Manusmriti The Laws of Manu - Description
Dear readers, here we are offering Manusmriti The Laws of Manu PDF to all of you. The Manusmriti is one of the most famous scripture in Hinduism that was translated into English by the British philologist Sir William Jones in 1776. Which is equally relevant from the diplomatic point of view in modern times. The tax system propounded by Manu is based on the desire for the economic benefit of the state and the individual. In this context, Hgum will also read a brief comparative study of the ideas of Pandit Chanakya and Manu on Indian political thought. After reading this you will be able to know that the Indian tradition of political thought is very ancient. There are a total of 12 chapters in Manusmriti which have 2684 verses. In some versions, the number of verses is 2964.
Manusmriti The Laws of Manu PDF – Structure
The ancient version of the text has been subdivided into twelve Adhyayas (chapters), but the original text had no such division. The text covers different topics and is unique among ancient Indian texts in using “transitional verses” to mark the end of one subject and the start of the next. The text can be broadly divided into four, each of different lengths. and each is further divided into subsections:
- Creation of the world
- Source of dharma
- The dharma of the four social classes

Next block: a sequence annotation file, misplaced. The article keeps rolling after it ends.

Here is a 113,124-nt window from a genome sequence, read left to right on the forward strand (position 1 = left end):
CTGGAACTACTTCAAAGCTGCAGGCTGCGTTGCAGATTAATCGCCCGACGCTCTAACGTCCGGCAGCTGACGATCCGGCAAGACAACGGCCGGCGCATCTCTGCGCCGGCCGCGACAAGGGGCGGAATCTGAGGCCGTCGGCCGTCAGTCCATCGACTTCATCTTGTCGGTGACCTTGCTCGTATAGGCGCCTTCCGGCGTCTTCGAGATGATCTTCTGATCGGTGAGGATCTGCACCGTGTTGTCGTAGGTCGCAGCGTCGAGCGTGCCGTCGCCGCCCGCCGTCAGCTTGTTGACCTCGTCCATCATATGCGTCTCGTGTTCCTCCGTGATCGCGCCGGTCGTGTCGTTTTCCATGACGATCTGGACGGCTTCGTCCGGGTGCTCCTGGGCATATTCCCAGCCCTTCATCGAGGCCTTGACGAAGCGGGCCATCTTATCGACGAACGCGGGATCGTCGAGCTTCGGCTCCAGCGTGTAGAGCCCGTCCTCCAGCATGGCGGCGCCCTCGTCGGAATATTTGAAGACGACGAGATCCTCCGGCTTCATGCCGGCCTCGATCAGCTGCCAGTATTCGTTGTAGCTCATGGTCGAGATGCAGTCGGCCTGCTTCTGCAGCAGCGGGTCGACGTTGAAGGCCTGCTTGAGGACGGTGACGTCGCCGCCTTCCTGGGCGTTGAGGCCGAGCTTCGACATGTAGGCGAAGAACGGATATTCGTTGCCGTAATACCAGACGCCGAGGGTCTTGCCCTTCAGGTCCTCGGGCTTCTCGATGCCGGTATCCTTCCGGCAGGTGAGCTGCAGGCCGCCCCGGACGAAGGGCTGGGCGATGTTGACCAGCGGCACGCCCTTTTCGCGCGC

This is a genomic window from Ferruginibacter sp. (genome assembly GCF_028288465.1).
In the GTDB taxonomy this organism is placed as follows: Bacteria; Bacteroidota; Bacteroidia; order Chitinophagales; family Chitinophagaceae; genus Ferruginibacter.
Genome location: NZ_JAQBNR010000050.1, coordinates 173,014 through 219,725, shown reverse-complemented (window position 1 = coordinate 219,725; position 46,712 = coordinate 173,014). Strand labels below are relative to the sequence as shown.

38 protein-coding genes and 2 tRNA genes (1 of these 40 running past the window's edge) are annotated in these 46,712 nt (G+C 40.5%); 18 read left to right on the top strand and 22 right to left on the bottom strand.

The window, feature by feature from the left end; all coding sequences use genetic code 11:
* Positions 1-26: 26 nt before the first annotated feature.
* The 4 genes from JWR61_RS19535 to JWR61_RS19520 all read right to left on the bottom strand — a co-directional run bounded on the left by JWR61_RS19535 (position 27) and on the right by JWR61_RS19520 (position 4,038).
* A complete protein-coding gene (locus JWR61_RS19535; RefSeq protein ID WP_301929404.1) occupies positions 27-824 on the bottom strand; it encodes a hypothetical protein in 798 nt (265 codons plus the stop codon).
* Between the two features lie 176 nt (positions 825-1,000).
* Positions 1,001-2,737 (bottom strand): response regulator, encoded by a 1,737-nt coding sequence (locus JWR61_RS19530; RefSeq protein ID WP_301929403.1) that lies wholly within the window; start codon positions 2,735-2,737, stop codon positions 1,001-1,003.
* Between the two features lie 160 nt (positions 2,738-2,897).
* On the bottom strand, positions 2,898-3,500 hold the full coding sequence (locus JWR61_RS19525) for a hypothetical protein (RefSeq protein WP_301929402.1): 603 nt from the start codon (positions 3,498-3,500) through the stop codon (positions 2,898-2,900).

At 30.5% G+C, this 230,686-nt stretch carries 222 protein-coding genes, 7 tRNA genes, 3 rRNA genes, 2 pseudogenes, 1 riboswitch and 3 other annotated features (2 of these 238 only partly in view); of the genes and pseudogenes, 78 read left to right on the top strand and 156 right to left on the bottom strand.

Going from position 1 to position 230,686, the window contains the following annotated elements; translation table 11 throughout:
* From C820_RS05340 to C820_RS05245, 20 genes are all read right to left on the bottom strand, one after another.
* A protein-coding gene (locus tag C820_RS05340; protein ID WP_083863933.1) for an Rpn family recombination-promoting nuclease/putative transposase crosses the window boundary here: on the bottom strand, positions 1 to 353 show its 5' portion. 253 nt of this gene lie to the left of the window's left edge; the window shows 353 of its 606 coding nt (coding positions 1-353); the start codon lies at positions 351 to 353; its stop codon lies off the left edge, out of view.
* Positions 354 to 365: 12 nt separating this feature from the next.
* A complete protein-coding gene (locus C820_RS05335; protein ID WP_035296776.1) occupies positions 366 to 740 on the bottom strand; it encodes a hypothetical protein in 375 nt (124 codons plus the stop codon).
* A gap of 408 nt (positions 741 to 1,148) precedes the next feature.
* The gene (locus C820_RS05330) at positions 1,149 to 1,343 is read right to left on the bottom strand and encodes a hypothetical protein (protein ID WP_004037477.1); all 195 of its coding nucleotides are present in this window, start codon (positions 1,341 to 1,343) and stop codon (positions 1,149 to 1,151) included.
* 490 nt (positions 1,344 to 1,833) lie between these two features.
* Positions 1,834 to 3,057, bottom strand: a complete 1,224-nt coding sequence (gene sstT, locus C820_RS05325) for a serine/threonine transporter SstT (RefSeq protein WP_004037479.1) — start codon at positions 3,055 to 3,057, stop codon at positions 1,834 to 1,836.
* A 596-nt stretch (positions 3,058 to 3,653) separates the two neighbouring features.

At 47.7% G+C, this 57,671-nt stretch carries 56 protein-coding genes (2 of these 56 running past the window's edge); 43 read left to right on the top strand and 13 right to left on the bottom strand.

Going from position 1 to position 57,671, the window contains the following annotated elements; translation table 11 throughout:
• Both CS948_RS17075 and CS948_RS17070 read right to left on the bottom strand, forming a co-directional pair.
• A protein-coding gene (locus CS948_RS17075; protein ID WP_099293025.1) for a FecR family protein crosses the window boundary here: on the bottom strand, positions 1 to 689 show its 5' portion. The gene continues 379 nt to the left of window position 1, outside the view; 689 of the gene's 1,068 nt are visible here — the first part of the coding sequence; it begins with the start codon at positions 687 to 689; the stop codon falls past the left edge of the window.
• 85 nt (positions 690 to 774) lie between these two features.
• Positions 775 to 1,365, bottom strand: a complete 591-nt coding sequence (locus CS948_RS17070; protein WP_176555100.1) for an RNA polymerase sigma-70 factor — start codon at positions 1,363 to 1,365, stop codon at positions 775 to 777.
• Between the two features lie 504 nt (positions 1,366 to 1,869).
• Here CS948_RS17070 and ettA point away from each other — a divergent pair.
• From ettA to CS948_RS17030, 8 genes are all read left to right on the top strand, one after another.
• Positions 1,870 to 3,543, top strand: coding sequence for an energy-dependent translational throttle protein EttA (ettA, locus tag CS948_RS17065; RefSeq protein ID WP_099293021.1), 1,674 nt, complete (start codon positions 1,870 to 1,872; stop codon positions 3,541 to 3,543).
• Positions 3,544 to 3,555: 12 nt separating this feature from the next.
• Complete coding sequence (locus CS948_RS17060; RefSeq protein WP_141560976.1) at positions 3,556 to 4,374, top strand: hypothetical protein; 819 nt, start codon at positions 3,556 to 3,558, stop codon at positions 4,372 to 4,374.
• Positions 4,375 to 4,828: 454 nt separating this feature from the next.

- Law of karma, rebirth and final liberation
The text is composed in metric Shlokas (verses), in the form of a dialogue between an exalted teacher and disciples who are eager to learn about the various aspects of dharma. The first 58 verses are attributed by the text to Manu, while the remaining more than two thousand verses are attributed to his student Bhrigu. Olivelle lists the subsections as follows:
Sources of the law
The Dharmasya Yonih (Sources of the Law) has twenty-four verses and one transition verse. These verses state what the text considers as the proper and just sources of law:
वेदोऽखिलो धर्ममूलं स्मृतिशीले च तद्विदाम् । आचारश्चैव साधूनामात्मनस्तुष्टिरेव च ॥
Translation 1: The whole Veda is the (first) source of the sacred law, next the tradition and the virtuous conduct of those who know the (Veda further), also the customs of holy men, and (finally) self-satisfaction (Atmana santushti).
Translation 2: The root of the dharma is the entire Veda, and (then) the tradition and customs of those who know (the Veda), and the conduct of virtuous people, and what is satisfactory to oneself.
— Manusmriti 2.6
वेदः स्मृतिः सदाचारः स्वस्य च प्रियमात्मनः । एतच्चतुर्विधं प्राहुः साक्षाद् धर्मस्य लक्षणम् ॥
Translation 1: The Veda, the sacred tradition, the customs of virtuous men, and one’s own pleasure, they declare to be the fourfold means of defining the sacred law.
Translation 2: The Veda, tradition, the conduct of good people, and what is pleasing to oneself – they say that is four-fold mark of dharma.
— Manusmriti 2.12
This section of Manusmriti, like other Hindu law texts, includes fourfold sources of Dharma, states Levinson, which include Atmana santushti (satisfaction of one’s conscience), Sadachara (local norms of virtuous individuals), Smriti and Sruti.
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